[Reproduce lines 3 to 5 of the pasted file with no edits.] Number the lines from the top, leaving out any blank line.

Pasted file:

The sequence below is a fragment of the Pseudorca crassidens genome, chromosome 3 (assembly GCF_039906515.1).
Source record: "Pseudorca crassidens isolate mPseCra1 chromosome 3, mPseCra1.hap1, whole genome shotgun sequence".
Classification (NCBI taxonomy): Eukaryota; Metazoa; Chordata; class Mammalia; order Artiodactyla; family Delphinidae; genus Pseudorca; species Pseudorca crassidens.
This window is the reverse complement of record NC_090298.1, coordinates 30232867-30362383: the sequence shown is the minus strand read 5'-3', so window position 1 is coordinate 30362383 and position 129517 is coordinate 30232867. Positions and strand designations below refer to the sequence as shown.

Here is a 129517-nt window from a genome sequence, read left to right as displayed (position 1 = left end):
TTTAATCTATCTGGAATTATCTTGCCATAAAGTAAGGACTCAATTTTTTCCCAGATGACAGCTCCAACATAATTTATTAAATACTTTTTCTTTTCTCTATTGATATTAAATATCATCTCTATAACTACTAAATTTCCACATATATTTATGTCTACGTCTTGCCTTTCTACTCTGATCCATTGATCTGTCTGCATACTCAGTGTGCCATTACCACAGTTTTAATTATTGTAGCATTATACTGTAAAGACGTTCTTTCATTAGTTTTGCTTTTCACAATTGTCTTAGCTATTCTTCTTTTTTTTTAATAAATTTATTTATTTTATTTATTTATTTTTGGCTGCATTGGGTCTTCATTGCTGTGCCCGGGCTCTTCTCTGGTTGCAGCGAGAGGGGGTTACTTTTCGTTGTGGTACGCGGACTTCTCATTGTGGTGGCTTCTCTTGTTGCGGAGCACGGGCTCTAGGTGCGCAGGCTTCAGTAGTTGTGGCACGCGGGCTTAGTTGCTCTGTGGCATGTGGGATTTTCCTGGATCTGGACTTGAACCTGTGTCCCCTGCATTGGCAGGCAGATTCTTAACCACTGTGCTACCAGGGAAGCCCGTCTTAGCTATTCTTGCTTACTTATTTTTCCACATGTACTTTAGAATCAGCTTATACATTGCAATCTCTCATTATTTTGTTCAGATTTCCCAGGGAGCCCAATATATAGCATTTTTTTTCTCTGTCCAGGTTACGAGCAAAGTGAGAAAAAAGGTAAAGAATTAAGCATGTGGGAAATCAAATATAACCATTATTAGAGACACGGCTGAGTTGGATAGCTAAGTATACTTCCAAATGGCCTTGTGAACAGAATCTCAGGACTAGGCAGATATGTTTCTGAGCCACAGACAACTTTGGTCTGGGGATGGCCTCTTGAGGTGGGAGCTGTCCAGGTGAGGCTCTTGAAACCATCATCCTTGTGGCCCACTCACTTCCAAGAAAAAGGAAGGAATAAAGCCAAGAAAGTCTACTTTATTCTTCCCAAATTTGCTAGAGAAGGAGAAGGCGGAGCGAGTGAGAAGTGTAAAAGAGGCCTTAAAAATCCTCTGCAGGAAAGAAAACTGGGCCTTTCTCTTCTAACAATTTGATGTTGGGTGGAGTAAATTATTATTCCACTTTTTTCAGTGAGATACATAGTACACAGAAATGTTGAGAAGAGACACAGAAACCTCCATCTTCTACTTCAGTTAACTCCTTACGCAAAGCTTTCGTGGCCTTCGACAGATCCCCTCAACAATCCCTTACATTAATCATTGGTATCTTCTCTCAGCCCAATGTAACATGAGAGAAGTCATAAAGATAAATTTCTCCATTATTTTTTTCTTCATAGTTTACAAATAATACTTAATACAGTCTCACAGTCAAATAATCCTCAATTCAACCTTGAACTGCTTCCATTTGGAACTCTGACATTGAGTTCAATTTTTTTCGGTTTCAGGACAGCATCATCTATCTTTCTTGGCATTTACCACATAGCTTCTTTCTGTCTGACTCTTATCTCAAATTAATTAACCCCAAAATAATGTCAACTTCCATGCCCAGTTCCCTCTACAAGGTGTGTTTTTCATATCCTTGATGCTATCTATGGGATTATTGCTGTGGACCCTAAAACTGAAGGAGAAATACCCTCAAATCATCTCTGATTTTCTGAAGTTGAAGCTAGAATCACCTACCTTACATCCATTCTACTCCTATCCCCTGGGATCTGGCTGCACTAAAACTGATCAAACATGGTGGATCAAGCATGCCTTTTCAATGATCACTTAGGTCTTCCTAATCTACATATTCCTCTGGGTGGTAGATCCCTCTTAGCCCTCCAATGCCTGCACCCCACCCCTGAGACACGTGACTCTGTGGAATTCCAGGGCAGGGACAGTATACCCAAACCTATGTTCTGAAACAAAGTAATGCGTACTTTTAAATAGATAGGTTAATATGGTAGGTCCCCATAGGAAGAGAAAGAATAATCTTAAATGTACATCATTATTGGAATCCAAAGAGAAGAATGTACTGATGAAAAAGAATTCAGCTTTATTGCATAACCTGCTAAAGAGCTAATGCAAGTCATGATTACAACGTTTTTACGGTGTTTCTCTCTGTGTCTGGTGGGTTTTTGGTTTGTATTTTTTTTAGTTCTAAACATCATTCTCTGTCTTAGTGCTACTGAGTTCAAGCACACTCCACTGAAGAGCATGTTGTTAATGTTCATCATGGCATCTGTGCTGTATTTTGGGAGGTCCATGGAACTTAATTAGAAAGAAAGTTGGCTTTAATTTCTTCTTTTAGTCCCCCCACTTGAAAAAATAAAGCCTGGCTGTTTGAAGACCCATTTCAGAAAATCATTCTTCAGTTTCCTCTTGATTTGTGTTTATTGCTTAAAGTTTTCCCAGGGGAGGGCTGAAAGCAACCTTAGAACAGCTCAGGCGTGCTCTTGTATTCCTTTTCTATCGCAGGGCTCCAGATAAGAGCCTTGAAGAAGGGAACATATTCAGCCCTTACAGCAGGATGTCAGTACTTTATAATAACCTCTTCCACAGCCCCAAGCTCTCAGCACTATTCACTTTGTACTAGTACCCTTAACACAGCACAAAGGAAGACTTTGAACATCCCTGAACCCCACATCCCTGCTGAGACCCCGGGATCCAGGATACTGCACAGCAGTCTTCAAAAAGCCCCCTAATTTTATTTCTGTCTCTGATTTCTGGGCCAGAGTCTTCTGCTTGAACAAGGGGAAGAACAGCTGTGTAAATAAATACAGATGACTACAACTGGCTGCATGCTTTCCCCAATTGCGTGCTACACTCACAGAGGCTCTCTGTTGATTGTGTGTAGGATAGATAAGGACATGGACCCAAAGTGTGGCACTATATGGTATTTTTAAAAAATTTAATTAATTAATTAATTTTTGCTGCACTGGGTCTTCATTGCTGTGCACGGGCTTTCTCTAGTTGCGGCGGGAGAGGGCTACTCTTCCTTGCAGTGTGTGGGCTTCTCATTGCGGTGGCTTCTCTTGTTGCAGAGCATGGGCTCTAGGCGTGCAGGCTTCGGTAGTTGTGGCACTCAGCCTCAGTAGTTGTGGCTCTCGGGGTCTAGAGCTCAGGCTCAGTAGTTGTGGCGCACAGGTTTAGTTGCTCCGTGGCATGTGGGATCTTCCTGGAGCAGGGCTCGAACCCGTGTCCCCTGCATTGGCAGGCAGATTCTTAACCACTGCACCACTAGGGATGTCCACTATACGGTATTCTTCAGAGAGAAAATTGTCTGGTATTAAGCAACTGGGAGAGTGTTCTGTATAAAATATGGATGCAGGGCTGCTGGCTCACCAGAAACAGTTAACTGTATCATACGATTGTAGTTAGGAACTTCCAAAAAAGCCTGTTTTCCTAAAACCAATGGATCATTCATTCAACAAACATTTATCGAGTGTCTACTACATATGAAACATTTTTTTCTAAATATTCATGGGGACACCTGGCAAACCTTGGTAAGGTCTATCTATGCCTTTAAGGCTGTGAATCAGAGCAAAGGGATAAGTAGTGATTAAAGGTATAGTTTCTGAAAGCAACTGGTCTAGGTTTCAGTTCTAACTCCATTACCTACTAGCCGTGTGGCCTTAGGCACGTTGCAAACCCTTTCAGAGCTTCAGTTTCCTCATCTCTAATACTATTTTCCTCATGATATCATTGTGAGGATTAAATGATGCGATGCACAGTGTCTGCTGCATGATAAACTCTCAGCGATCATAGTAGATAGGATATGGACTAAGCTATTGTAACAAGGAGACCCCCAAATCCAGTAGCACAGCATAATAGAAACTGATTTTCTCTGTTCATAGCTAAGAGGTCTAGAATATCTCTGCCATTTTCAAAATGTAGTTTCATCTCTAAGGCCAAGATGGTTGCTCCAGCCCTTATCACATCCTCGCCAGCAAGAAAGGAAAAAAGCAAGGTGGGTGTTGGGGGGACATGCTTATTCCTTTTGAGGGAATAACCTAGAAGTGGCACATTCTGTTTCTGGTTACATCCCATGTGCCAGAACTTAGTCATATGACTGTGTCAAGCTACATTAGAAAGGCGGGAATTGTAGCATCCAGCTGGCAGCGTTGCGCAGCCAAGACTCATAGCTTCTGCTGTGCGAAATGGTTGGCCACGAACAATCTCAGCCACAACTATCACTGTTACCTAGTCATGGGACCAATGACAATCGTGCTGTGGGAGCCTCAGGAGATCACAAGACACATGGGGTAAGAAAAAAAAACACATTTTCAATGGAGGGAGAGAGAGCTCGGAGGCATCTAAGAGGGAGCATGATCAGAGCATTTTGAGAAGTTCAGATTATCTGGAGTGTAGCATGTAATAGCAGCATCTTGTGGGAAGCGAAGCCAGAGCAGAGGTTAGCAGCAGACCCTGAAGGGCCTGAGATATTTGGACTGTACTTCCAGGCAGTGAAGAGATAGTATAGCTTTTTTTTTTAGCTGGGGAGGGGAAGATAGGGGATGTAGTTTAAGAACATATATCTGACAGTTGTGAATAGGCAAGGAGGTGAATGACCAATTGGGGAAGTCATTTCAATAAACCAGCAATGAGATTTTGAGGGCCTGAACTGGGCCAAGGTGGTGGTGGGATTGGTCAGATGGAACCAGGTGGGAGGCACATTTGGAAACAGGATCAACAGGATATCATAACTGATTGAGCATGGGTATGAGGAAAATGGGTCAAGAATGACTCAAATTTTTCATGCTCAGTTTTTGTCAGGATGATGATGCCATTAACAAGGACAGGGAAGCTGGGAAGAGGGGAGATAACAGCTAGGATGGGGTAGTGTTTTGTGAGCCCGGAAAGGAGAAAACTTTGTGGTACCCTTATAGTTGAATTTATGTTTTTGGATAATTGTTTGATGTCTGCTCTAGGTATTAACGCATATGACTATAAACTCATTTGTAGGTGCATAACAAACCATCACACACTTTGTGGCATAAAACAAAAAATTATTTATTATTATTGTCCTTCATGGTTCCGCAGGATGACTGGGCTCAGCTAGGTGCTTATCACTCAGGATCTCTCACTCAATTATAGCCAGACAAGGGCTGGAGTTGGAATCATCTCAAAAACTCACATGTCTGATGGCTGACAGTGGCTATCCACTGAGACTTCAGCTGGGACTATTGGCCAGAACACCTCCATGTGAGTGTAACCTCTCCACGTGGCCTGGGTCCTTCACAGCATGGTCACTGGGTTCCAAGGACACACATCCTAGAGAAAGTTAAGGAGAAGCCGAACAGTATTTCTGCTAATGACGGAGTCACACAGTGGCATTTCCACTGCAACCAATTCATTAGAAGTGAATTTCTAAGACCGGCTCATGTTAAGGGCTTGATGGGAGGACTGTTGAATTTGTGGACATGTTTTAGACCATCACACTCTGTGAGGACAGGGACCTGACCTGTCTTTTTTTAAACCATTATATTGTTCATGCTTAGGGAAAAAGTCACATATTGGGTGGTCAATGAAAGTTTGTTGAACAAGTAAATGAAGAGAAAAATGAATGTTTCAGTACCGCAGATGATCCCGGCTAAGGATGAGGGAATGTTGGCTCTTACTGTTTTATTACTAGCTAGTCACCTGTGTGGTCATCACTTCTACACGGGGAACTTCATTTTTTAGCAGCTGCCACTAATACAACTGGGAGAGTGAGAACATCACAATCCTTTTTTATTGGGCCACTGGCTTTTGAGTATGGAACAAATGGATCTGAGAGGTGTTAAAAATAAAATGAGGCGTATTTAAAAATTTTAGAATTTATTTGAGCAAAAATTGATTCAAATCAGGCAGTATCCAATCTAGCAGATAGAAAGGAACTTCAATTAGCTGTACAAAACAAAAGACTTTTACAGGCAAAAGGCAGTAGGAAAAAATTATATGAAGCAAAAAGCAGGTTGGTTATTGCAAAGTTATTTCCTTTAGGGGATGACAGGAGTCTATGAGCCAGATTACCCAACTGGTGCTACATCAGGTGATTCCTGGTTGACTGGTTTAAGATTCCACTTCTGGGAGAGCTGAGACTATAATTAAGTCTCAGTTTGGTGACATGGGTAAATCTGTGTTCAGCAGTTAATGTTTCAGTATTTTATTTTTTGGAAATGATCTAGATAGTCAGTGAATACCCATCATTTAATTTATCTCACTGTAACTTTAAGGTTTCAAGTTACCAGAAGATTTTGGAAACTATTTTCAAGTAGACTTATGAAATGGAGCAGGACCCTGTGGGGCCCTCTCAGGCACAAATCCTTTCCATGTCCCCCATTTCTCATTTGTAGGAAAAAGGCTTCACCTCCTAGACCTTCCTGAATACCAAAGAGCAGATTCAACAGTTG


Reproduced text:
Classification (NCBI taxonomy): Eukaryota; Metazoa; Chordata; class Mammalia; order Artiodactyla; family Delphinidae; genus Pseudorca; species Pseudorca crassidens.
This window is the reverse complement of record NC_090298.1, coordinates 30232867-30362383: the sequence shown is the minus strand read 5'-3', so window position 1 is coordinate 30362383 and position 129517 is coordinate 30232867. Positions and strand designations below refer to the sequence as shown.

Here is a 129517-nt window from a genome sequence, read left to right as displayed (position 1 = left end):